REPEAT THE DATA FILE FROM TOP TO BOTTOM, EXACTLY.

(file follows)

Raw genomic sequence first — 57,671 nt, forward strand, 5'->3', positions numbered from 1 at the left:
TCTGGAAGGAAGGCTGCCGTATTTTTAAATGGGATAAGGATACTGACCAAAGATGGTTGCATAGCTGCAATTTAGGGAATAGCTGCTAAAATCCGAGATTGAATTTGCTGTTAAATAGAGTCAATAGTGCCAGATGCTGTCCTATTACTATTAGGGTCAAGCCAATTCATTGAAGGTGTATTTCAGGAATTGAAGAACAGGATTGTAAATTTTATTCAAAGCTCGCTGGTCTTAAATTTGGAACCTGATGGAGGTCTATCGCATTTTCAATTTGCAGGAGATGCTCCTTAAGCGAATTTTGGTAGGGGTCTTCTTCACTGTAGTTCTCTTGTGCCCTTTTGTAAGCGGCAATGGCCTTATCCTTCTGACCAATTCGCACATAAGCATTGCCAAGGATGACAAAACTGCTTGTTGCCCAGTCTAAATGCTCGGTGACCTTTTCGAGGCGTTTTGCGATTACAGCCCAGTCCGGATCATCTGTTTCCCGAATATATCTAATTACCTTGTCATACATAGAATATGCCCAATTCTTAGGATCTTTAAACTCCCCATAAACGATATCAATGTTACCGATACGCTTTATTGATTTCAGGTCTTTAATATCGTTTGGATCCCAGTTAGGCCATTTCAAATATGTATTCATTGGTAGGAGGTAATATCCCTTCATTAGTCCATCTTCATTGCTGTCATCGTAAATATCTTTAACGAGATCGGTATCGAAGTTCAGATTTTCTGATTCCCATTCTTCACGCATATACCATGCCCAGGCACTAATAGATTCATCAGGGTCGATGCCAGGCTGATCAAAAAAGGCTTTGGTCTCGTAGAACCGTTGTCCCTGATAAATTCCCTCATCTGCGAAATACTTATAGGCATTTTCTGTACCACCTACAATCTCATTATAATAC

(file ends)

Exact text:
Raw genomic sequence first — 57,671 nt, forward strand, 5'->3', positions numbered from 1 at the left:
TCTGGAAGGAAGGCTGCCGTATTTTTAAATGGGATAAGGATACTGACCAAAGATGGTTGCATAGCTGCAATTTAGGGAATAGCTGCTAAAATCCGAGATTGAATTTGCTGTTAAATAGAGTCAATAGTGCCAGATGCTGTCCTATTACTATTAGGGTCAAGCCAATTCATTGAAGGTGTATTTCAGGAATTGAAGAACAGGATTGTAAATTTTATTCAAAGCTCGCTGGTCTTAAATTTGGAACCTGATGGAGGTCTATCGCATTTTCAATTTGCAGGAGATGCTCCTTAAGCGAATTTTGGTAGGGGTCTTCTTCACTGTAGTTCTCTTGTGCCCTTTTGTAAGCGGCAATGGCCTTATCCTTCTGACCAATTCGCACATAAGCATTGCCAAGGATGACAAAACTGCTTGTTGCCCAGTCTAAATGCTCGGTGACCTTTTCGAGGCGTTTTGCGATTACAGCCCAGTCCGGATCATCTGTTTCCCGAATATATCTAATTACCTTGTCATACATAGAATATGCCCAATTCTTAGGATCTTTAAACTCCCCATAAACGATATCAATGTTACCGATACGCTTTATTGATTTCAGGTCTTTAATATCGTTTGGATCCCAGTTAGGCCATTTCAAATATGTATTCATTGGTAGGAGGTAATATCCCTTCATTAGTCCATCTTCATTGCTGTCATCGTAAATATCTTTAACGAGATCGGTATCGAAGTTCAGATTTTCTGATTCCCATTCTTCACGCATATACCATGCCCAGGCACTAATAGATTCATCAGGGTCGATGCCAGGCTGATCAAAAAAGGCTTTGGTCTCGTAGAACCGTTGTCCCTGATAAATTCCCTCATCTGCGAAATACTTATAGGCATTTTCTGTACCACCTACAATCTCATTATAATAC